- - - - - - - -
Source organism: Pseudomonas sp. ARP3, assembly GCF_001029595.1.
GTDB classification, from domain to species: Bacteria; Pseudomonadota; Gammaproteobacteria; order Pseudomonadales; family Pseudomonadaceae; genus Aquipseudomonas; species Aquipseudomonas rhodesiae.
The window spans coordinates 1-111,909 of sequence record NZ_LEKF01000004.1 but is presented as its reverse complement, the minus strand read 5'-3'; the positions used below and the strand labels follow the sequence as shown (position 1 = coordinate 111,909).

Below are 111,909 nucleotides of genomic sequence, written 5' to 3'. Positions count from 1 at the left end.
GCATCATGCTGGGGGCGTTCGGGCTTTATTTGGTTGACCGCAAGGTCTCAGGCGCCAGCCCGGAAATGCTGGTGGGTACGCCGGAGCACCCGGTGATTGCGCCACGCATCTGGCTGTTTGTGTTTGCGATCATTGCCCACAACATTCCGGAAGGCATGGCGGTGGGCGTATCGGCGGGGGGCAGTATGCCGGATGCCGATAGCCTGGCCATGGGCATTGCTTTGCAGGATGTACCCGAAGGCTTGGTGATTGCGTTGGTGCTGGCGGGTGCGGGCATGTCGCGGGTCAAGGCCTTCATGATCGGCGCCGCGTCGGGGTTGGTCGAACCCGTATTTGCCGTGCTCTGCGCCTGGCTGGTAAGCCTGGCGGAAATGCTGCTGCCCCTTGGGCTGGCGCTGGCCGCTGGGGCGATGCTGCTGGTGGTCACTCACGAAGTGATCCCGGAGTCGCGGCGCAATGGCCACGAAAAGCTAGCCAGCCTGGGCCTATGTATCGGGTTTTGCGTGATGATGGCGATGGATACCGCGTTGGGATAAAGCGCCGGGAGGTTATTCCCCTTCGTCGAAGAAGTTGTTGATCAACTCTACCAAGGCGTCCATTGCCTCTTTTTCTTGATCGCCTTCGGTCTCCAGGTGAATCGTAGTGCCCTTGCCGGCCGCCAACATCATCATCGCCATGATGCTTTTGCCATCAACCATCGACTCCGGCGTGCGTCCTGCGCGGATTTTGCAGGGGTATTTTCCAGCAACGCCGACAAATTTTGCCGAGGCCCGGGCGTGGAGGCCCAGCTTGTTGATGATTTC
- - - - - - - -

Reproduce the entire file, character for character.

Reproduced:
Source organism: Pseudomonas sp. ARP3, assembly GCF_001029595.1.
GTDB classification, from domain to species: Bacteria; Pseudomonadota; Gammaproteobacteria; order Pseudomonadales; family Pseudomonadaceae; genus Aquipseudomonas; species Aquipseudomonas rhodesiae.
The window spans coordinates 1-111,909 of sequence record NZ_LEKF01000004.1 but is presented as its reverse complement, the minus strand read 5'-3'; the positions used below and the strand labels follow the sequence as shown (position 1 = coordinate 111,909).

Below are 111,909 nucleotides of genomic sequence, written 5' to 3'. Positions count from 1 at the left end.
GCATCATGCTGGGGGCGTTCGGGCTTTATTTGGTTGACCGCAAGGTCTCAGGCGCCAGCCCGGAAATGCTGGTGGGTACGCCGGAGCACCCGGTGATTGCGCCACGCATCTGGCTGTTTGTGTTTGCGATCATTGCCCACAACATTCCGGAAGGCATGGCGGTGGGCGTATCGGCGGGGGGCAGTATGCCGGATGCCGATAGCCTGGCCATGGGCATTGCTTTGCAGGATGTACCCGAAGGCTTGGTGATTGCGTTGGTGCTGGCGGGTGCGGGCATGTCGCGGGTCAAGGCCTTCATGATCGGCGCCGCGTCGGGGTTGGTCGAACCCGTATTTGCCGTGCTCTGCGCCTGGCTGGTAAGCCTGGCGGAAATGCTGCTGCCCCTTGGGCTGGCGCTGGCCGCTGGGGCGATGCTGCTGGTGGTCACTCACGAAGTGATCCCGGAGTCGCGGCGCAATGGCCACGAAAAGCTAGCCAGCCTGGGCCTATGTATCGGGTTTTGCGTGATGATGGCGATGGATACCGCGTTGGGATAAAGCGCCGGGAGGTTATTCCCCTTCGTCGAAGAAGTTGTTGATCAACTCTACCAAGGCGTCCATTGCCTCTTTTTCTTGATCGCCTTCGGTCTCCAGGTGAATCGTAGTGCCCTTGCCGGCCGCCAACATCATCATCGCCATGATGCTTTTGCCATCAACCATCGACTCCGGCGTGCGTCCTGCGCGGATTTTGCAGGGGTATTTTCCAGCAACGCCGACAAATTTTGCCGAGGCCCGGGCGTGGAGGCCCAGCTTGTTGATGATTTC